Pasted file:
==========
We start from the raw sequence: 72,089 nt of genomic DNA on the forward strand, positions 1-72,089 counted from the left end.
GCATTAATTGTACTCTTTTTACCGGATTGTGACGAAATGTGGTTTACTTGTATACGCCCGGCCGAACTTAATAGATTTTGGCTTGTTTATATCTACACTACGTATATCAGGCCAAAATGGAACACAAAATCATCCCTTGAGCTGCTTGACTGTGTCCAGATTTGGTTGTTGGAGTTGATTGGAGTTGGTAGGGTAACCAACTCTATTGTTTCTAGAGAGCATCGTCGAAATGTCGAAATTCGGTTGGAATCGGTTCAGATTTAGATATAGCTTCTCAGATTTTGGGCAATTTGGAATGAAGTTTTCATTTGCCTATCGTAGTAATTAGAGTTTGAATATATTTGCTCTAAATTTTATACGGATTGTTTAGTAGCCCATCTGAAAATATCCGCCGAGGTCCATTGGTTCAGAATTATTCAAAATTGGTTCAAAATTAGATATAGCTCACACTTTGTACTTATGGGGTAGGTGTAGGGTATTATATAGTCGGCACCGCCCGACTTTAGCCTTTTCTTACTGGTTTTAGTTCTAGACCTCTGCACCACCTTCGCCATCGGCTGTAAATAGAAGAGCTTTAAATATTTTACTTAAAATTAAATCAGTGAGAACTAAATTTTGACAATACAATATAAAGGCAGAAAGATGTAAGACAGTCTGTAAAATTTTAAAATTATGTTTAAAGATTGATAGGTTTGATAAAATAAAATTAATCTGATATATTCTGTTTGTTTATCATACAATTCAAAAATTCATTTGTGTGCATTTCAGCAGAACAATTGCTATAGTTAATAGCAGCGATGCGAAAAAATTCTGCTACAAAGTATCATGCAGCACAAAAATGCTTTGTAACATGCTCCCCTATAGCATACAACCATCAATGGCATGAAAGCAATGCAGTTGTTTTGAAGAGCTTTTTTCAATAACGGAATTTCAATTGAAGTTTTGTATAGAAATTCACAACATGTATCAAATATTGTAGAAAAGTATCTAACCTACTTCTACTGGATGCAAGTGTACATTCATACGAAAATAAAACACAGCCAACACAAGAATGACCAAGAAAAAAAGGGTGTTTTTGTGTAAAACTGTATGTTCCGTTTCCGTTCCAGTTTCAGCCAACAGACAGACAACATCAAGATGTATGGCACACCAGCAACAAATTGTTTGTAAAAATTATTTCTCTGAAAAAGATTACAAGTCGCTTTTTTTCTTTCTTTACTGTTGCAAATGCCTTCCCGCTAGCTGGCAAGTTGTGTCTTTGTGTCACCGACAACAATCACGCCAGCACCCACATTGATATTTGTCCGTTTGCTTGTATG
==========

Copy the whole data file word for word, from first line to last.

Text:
We start from the raw sequence: 72,089 nt of genomic DNA on the forward strand, positions 1-72,089 counted from the left end.
GCATTAATTGTACTCTTTTTACCGGATTGTGACGAAATGTGGTTTACTTGTATACGCCCGGCCGAACTTAATAGATTTTGGCTTGTTTATATCTACACTACGTATATCAGGCCAAAATGGAACACAAAATCATCCCTTGAGCTGCTTGACTGTGTCCAGATTTGGTTGTTGGAGTTGATTGGAGTTGGTAGGGTAACCAACTCTATTGTTTCTAGAGAGCATCGTCGAAATGTCGAAATTCGGTTGGAATCGGTTCAGATTTAGATATAGCTTCTCAGATTTTGGGCAATTTGGAATGAAGTTTTCATTTGCCTATCGTAGTAATTAGAGTTTGAATATATTTGCTCTAAATTTTATACGGATTGTTTAGTAGCCCATCTGAAAATATCCGCCGAGGTCCATTGGTTCAGAATTATTCAAAATTGGTTCAAAATTAGATATAGCTCACACTTTGTACTTATGGGGTAGGTGTAGGGTATTATATAGTCGGCACCGCCCGACTTTAGCCTTTTCTTACTGGTTTTAGTTCTAGACCTCTGCACCACCTTCGCCATCGGCTGTAAATAGAAGAGCTTTAAATATTTTACTTAAAATTAAATCAGTGAGAACTAAATTTTGACAATACAATATAAAGGCAGAAAGATGTAAGACAGTCTGTAAAATTTTAAAATTATGTTTAAAGATTGATAGGTTTGATAAAATAAAATTAATCTGATATATTCTGTTTGTTTATCATACAATTCAAAAATTCATTTGTGTGCATTTCAGCAGAACAATTGCTATAGTTAATAGCAGCGATGCGAAAAAATTCTGCTACAAAGTATCATGCAGCACAAAAATGCTTTGTAACATGCTCCCCTATAGCATACAACCATCAATGGCATGAAAGCAATGCAGTTGTTTTGAAGAGCTTTTTTCAATAACGGAATTTCAATTGAAGTTTTGTATAGAAATTCACAACATGTATCAAATATTGTAGAAAAGTATCTAACCTACTTCTACTGGATGCAAGTGTACATTCATACGAAAATAAAACACAGCCAACACAAGAATGACCAAGAAAAAAAGGGTGTTTTTGTGTAAAACTGTATGTTCCGTTTCCGTTCCAGTTTCAGCCAACAGACAGACAACATCAAGATGTATGGCACACCAGCAACAAATTGTTTGTAAAAATTATTTCTCTGAAAAAGATTACAAGTCGCTTTTTTTCTTTCTTTACTGTTGCAAATGCCTTCCCGCTAGCTGGCAAGTTGTGTCTTTGTGTCACCGACAACAATCACGCCAGCACCCACATTGATATTTGTCCGTTTGCTTGTATG